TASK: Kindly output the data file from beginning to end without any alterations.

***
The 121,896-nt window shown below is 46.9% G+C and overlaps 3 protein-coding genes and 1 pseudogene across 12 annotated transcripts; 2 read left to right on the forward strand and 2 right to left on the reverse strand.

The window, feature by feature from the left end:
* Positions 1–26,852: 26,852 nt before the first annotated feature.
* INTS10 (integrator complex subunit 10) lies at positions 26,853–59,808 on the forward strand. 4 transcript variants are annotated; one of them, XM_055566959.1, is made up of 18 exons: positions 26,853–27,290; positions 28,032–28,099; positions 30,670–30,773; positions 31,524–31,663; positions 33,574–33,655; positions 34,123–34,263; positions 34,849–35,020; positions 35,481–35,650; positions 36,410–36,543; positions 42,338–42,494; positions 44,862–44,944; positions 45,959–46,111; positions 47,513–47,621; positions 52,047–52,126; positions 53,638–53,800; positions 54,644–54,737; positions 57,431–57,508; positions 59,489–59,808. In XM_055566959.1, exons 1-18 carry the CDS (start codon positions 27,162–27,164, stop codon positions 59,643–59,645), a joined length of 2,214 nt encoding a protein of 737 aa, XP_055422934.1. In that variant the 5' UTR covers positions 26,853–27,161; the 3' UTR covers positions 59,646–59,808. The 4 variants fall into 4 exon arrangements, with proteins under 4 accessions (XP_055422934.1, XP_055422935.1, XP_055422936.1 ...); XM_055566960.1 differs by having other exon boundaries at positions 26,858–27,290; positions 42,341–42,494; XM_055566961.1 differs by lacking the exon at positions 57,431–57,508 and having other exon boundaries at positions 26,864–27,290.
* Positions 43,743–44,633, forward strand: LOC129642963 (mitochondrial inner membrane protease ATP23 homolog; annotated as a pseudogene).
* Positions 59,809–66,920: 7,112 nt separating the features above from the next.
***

The 121,896-nt window shown below is 46.9% G+C and overlaps 3 protein-coding genes and 1 pseudogene across 12 annotated transcripts; 2 read left to right on the forward strand and 2 right to left on the reverse strand.

The window, feature by feature from the left end:
* Positions 1–26,852: 26,852 nt before the first annotated feature.
* INTS10 (integrator complex subunit 10) lies at positions 26,853–59,808 on the forward strand. 4 transcript variants are annotated; one of them, XM_055566959.1, is made up of 18 exons: positions 26,853–27,290; positions 28,032–28,099; positions 30,670–30,773; positions 31,524–31,663; positions 33,574–33,655; positions 34,123–34,263; positions 34,849–35,020; positions 35,481–35,650; positions 36,410–36,543; positions 42,338–42,494; positions 44,862–44,944; positions 45,959–46,111; positions 47,513–47,621; positions 52,047–52,126; positions 53,638–53,800; positions 54,644–54,737; positions 57,431–57,508; positions 59,489–59,808. In XM_055566959.1, exons 1-18 carry the CDS (start codon positions 27,162–27,164, stop codon positions 59,643–59,645), a joined length of 2,214 nt encoding a protein of 737 aa, XP_055422934.1. In that variant the 5' UTR covers positions 26,853–27,161; the 3' UTR covers positions 59,646–59,808. The 4 variants fall into 4 exon arrangements, with proteins under 4 accessions (XP_055422934.1, XP_055422935.1, XP_055422936.1 ...); XM_055566960.1 differs by having other exon boundaries at positions 26,858–27,290; positions 42,341–42,494; XM_055566961.1 differs by lacking the exon at positions 57,431–57,508 and having other exon boundaries at positions 26,864–27,290.
* Positions 43,743–44,633, forward strand: LOC129642963 (mitochondrial inner membrane protease ATP23 homolog; annotated as a pseudogene).
* Positions 59,809–66,920: 7,112 nt separating the features above from the next.